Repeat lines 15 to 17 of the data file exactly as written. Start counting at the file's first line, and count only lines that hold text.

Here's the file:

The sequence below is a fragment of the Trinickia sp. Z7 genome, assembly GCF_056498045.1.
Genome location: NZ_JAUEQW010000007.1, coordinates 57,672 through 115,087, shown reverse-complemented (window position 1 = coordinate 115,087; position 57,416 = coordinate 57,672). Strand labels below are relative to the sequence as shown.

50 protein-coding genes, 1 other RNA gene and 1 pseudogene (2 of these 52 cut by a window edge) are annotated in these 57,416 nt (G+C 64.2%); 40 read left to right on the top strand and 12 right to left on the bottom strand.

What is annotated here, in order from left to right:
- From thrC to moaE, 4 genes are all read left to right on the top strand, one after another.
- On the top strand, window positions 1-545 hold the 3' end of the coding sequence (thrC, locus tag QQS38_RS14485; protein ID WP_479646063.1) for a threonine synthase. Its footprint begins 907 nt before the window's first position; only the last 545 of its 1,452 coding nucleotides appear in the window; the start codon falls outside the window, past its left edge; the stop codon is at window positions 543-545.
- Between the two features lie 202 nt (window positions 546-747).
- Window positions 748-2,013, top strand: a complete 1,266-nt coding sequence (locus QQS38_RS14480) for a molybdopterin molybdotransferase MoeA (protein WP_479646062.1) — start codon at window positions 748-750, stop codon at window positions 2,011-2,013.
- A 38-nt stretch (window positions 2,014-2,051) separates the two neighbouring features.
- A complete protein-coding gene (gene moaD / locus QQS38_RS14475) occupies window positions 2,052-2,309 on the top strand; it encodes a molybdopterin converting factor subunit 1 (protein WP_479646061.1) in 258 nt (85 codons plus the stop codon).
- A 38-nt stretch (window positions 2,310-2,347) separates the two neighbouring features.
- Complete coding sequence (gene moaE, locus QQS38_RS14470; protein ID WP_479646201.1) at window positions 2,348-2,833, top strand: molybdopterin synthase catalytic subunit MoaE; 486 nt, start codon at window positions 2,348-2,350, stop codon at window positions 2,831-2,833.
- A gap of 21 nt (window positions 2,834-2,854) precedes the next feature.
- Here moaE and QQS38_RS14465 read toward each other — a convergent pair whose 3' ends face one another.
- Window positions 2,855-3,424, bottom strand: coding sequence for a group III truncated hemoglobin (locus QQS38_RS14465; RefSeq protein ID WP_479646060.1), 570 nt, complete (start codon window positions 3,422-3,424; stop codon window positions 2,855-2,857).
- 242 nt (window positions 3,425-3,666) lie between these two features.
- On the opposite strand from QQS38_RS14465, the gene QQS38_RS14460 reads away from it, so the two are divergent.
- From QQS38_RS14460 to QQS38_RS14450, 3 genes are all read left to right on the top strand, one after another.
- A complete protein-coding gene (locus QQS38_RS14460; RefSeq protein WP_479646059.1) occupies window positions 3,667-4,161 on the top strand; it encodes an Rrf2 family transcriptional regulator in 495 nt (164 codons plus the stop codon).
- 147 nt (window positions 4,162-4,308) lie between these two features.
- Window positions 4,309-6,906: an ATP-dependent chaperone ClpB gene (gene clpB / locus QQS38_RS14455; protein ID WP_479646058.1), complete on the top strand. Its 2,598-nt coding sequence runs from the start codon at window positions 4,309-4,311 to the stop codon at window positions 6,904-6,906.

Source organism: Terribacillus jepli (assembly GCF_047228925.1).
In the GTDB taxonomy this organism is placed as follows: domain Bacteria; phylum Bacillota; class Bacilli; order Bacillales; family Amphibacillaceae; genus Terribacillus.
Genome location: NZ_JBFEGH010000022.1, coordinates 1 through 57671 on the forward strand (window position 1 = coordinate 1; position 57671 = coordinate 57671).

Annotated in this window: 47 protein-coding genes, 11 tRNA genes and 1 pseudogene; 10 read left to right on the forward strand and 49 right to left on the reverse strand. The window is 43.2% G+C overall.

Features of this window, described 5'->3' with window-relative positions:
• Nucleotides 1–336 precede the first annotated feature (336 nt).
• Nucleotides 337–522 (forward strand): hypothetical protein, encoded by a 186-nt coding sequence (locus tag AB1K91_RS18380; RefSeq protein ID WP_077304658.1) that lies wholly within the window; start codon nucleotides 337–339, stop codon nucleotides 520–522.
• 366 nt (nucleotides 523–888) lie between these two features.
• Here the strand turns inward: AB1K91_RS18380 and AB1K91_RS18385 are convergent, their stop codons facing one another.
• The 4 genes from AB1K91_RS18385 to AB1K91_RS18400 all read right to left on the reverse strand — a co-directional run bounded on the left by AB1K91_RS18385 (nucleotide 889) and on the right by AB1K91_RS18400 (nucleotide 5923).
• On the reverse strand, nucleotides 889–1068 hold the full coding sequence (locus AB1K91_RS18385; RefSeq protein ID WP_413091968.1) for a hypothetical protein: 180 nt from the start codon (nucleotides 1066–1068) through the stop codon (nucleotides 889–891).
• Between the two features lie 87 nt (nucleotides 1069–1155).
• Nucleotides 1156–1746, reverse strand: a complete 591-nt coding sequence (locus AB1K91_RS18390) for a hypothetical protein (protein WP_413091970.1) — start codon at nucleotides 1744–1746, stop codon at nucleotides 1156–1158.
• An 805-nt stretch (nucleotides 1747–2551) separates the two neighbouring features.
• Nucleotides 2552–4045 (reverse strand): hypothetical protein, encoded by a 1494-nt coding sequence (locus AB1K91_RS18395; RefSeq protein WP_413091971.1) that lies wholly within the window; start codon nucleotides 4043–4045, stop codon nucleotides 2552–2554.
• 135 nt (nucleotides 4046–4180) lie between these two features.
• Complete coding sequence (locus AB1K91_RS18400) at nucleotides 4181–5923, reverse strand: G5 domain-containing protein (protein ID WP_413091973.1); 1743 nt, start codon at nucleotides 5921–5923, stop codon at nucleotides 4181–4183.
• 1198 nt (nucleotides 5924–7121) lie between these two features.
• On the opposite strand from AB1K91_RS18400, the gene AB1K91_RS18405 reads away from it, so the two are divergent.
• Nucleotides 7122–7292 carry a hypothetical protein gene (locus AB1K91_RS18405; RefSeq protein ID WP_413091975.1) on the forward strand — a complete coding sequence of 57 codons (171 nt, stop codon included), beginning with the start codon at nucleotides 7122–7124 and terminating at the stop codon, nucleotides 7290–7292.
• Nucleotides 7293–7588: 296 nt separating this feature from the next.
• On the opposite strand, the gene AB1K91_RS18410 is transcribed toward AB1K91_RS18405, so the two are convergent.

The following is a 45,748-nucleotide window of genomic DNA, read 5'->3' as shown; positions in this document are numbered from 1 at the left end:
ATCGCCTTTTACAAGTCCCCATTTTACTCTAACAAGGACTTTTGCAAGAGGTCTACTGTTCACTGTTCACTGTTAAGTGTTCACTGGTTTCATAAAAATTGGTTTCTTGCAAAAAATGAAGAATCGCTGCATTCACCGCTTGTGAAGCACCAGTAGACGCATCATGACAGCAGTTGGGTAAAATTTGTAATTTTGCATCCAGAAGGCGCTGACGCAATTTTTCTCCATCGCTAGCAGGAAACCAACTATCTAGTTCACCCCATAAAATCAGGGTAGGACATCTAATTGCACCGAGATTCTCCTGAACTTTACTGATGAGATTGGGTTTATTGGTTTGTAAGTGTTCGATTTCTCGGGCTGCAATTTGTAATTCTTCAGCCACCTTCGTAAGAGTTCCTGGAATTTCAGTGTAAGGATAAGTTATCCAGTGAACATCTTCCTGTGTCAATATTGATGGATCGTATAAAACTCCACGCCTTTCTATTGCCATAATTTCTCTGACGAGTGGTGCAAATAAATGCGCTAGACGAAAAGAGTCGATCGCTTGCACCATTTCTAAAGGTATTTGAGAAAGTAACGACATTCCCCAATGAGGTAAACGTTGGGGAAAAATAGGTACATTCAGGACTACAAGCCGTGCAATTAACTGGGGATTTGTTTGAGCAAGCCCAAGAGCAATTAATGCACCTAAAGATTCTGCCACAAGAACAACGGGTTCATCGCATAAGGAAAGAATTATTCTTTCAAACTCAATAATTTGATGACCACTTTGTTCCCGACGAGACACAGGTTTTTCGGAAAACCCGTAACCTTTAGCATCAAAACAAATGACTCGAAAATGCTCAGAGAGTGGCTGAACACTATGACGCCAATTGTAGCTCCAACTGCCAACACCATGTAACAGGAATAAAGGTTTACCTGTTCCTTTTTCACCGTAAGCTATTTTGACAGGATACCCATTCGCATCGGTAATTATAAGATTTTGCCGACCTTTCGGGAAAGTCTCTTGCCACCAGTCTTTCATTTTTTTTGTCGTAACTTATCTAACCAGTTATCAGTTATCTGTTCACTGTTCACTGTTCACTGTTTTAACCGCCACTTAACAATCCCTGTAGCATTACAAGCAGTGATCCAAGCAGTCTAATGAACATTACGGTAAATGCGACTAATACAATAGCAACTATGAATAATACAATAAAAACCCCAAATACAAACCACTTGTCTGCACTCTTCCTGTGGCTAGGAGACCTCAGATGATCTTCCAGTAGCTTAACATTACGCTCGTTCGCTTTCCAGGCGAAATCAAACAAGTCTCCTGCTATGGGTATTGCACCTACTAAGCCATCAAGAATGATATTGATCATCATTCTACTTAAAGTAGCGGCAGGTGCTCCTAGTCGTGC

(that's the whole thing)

- Window positions 2,855-3,424, bottom strand: coding sequence for a group III truncated hemoglobin (locus QQS38_RS14465; RefSeq protein ID WP_479646060.1), 570 nt, complete (start codon window positions 3,422-3,424; stop codon window positions 2,855-2,857).
- 242 nt (window positions 3,425-3,666) lie between these two features.
- On the opposite strand from QQS38_RS14465, the gene QQS38_RS14460 reads away from it, so the two are divergent.